Teach the Doctrine: Younger Children
“The heavens declare the glory of God.”
Show the children some pictures of beautiful things God has created, or look out a window together to see these things. Ask the children what they love about Heavenly Father’s creations. Read either Psalm 19:1 or 33:5, and ask the children how they feel about Heavenly Father when they see His creations.
Go on a nature walk, and collect little things that you find in God's Earth.
Giving each child their own bag, explaining that whatever they collect, needs to be small enough to fit in it.
Have paper plates available so they and pour out their findings and be able to look through it to see what they want to glue to their page.
Very fun, and great sensory activity.
Sing together a song about God’s creations, such as “The World Is So Lovely” (Children’s Songbook, 233). Invite the children to pick something God has created (such as something mentioned in the song) and draw a picture of it to share with their families.
Pass the cards out to the children and have them place the card on the mat/paper as you sing the song and point to them. Then take the blank cards and have the children draw their own pictures and sing the song again, with new words...instead of “the sunshine, the flowers....” You might say “The dinosaurs, the dogs..” whatever the children have chosen to draw. (:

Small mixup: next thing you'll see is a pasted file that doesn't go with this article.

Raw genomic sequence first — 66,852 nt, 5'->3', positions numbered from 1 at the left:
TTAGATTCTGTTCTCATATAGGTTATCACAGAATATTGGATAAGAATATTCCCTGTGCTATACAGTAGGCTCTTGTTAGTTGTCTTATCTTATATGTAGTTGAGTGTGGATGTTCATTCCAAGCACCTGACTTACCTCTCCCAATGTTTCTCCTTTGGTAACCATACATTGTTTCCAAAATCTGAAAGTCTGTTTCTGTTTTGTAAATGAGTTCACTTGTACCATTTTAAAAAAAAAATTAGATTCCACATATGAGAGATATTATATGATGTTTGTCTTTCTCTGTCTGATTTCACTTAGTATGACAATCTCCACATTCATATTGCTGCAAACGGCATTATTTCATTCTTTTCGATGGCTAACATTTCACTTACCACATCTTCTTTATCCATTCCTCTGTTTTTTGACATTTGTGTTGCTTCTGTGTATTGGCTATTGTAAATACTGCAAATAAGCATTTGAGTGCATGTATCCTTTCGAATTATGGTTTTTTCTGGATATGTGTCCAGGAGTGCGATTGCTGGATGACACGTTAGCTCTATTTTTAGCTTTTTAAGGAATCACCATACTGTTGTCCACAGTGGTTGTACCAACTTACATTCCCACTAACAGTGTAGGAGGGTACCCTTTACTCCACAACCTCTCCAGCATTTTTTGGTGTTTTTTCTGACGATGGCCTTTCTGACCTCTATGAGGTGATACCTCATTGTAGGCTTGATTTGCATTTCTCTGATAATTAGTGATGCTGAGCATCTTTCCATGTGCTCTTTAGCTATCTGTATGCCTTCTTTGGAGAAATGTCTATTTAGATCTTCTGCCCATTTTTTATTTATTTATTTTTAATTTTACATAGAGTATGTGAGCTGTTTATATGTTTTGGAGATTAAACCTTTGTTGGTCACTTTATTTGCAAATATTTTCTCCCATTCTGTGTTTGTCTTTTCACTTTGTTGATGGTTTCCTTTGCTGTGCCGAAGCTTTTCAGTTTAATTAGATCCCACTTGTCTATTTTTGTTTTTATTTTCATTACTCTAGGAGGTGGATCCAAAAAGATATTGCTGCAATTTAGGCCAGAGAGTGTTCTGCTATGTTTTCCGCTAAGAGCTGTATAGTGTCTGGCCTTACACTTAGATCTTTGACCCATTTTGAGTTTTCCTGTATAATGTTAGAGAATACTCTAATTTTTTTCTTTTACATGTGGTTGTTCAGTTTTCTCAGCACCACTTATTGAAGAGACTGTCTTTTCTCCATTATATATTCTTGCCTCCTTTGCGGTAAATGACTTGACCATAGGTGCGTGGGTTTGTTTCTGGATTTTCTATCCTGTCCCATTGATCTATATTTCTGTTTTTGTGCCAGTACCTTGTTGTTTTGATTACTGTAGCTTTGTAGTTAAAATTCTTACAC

“The Lord is my shepherd.”
If the children can learn at a young age that the Lord is their shepherd, they will be more likely to follow Him “in the paths of righteousness.”
Give each child a copy of this week’s activity page, or give each of them a picture from the activity page. Invite them to listen as you read Psalm 23. Ask them to point to or hold up a picture when they hear it mentioned in the psalm. Bear your testimony that Jesus takes care of us, just as a shepherd takes care of his sheep.
This is another song, but I was never good at singing, so I just read it like a poem. It is a flip chart so they can see that the shepherd is Jesus.
Tell the children some ways you know that the Savior loves you. Invite the children to stand one at a time and share some ways they know Jesus loves them. Sing together a song that could give them ideas, such as “I Feel My Savior’s Love” (Children’s Songbook, 74–75).
We are all kinds of musical this week(:
I have a video, too so you and play it while they are doing a craft.
This video is amazing!
Jesus Christ can turn sadness into joy.
Ponder how you will help the children gain their own witness of the joy Jesus Christ offers us when we are sad.
Invite the children to pretend to cry while you read from Psalm 30:5, “Weeping may endure for a night.” Then ask them to be joyful as you read, “But joy cometh in the morning.” Repeat this phrase a few times, and testify to the children that because of Jesus Christ, the sadness we feel in this life can be replaced with joy.
Show a picture of the Savior, and tell the children about some of the things He has done for you that bring you joy. Give each child a turn to hold the picture and share what Jesus has done that brings them joy.
Teach the Doctrine: Older Children
The Lord offers me peace, strength, and guidance.
Many of the Psalms testify of the Lord’s blessings in our lives. You can use the Psalms to help the children learn to trust Him and turn to Him.
Write on the board The Lord is . Let the children choose one or more of the following scriptures to read: Psalms 23:1; 27:1; 28:1; 28:7; 32:7; 46:1. Ask them to complete the sentence on the board using what they learn from their scripture. Help the children discuss what these symbols teach us about the Lord.